CoA flags excessive’ OSG allowances; OSG says it’s all legal
THE COMMISSION on Audit (CoA) has flagged what it considers “excessive” allowances paid to officials of the Office of the Solicitor General (OSG), including Solicitor General Jose C. Calida and his predecessor Florin T. Hilbay, for services rendered to their client agencies.
The OSG, on the other hand, asserts that the allowances are legal under its charter and that CoA has no authority to set a ceiling amount.
In its annual audit report, CoA noted that Messrs. Calida and Hilbay, and 15 other OSG lawyers received allowances which exceeded 50% of their annual basic salary, amounting to P8.55 million for 2016.
The state audit agency noted that although Republic Act 9417, also known as the OSG Law, allows the legal staff of the OSG to receive honoraria and allowance, it has limitations as CoA issued Circular 85-25-E in April 1985, which limits the amount that can be accepted to 50% of their basic annual salary.
“Laws,rules and regulations need to be harmonized in their implementation. While the RA No. 9417 granted authority to OSG lawyers to receive honorarium, CoA Circular 85-25-E puts limitation in receipt thereof,” the agency said.
According to CoA, Mr. Hilbay received an excess allowance of P4.66 million in 2016, while Mr. Calida’s excess allowance in the same year was P1.12 million.
CoA said that it has previously issued a Notice of Disallowance on February 2014 and August 2016, on which the OSG filed appeals.
“Pending the resolution from the Commission on Audit, the OSG officers and employees who rendered legal services and advises to client agencies should have collected only the amount of up to 50% of the basic salary,” CoA said.
It also cited that under OSG Office Order No. D-188 series of 2009, OSG lawyers are required to report to the Financial Management System (FMS) their allowances, but of the P8,555,767.80 alleged excess payment last year, P2,747,250 was not reported to the FMS.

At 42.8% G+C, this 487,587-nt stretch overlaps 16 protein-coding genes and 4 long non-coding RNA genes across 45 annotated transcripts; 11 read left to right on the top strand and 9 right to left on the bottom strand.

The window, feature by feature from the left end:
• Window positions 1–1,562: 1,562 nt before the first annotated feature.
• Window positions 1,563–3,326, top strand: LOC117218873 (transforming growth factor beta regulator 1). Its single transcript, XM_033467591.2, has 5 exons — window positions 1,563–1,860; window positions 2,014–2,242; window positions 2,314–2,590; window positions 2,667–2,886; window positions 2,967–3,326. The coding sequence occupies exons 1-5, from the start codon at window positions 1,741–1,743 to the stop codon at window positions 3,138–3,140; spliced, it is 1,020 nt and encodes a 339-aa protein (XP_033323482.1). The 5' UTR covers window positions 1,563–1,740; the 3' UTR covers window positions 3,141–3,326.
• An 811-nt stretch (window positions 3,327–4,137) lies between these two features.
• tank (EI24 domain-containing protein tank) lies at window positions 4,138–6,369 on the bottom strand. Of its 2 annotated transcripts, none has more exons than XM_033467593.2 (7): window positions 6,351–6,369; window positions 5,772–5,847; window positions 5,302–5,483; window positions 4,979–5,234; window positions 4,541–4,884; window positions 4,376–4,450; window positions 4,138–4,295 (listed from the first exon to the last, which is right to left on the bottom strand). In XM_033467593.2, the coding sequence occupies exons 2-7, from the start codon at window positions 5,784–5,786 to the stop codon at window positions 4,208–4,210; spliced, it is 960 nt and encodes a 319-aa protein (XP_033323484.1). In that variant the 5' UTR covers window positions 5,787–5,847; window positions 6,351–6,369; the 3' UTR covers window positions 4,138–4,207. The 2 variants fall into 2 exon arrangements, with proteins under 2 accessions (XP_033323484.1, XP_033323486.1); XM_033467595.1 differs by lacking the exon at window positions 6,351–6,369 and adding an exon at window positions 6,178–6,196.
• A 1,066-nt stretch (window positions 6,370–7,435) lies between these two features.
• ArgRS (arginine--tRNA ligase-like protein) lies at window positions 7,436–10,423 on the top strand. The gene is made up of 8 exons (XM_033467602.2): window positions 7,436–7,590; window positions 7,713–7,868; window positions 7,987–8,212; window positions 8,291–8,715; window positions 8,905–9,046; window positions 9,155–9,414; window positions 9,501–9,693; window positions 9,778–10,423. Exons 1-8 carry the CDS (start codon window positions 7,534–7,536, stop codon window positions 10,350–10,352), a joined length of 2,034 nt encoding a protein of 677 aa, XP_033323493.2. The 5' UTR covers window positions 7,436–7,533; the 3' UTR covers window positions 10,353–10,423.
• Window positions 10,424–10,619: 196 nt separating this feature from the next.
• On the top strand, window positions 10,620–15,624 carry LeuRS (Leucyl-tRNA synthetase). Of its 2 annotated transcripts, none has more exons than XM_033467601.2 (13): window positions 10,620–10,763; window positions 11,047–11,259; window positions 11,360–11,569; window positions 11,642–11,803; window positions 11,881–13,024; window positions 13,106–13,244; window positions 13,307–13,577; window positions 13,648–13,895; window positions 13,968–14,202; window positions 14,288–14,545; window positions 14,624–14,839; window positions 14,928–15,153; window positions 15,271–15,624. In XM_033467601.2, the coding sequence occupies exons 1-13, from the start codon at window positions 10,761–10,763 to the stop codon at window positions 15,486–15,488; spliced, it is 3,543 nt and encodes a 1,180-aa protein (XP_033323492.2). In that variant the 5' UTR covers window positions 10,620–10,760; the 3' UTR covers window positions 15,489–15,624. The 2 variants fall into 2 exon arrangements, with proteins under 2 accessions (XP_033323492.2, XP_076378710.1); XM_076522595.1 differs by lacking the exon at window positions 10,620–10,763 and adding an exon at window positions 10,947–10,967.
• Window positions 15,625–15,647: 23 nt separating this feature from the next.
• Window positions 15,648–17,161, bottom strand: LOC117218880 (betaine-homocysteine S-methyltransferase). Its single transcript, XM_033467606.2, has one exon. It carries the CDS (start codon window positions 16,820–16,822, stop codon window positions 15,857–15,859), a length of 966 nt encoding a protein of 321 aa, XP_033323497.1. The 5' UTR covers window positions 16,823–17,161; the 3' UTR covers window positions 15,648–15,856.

“The failure of the OSG employees to report the allowances directly given to them by client agencies provides no assurance that the correct taxes were indeed withheld or no taxes were withheld at all,” CoA said.
For its part, the OSG said in its comment that the CoA circular does not apply to its lawyers, invoking Presidential Decree No. 478 and Section 35 (9), Chapter 12, Title II, Book IV of the Executive Order 292, which authorizes their lawyers to receive allowance and honoraria “for the legal services they render without qualification as to the number of agreements” that can be entered into by the OSG lawyers with client agencies.
The OSG added that the CoA circular issued in 1985 was already repealed by EO 292 and RA 9417, which were issued in 1987 and 2007, respectively, adding that the state audit agency has no authority to set a ceiling on the allowance that the OSG lawyers may receive.
“It is not authorized to issue rules and regulations prescribing a ceiling on the allowance to be received by government employees. The CoA, therefore, exceeded its authority when it promulgated CoA Circular 85-25-E and set a 50% cap on the annual basic salary on the allowances to be receive by government employees,” the OSG commented.
In a statement, OSG spokesperson Erik Dy reiterated that under their charter, “OSG lawyers are authorized to receive allowances and honoraria for legal services rendered to client agencies.”
“This is due to the government’s intention to attract the best the brightest lawyers to work and build a career at the OSG,” he added.
Mr. Dy noted that the issue of allowances between the OSG and CoA is nothing new, pointing out that previous Solicitors General have been the subject of these kinds of audit findings.
“The OSG is steadfast in its position that a CoA administrative circular cannot abrogate a substantive law such as the OSG Charter,” he said.
For his part, Mr. Hilbay said that the issue on the allowances has been an “old” and “recurring” matter between OSG and CoA, but noted that the allowances of OSG lawyers are allowed under Section 8 of the RA 9417.
“Obviously, the CoA doesn’t have the authority to countermand an act of [C]ongress,” Mr. Hilbay said in a text message to reporters.
“It’s basic. The CoA can’t amend a law, especially a specific provision of law that goes back to the Admin Code of 1987 and reiterated under 9417. That’s always been the position of the OSG under every SolGen,” he added.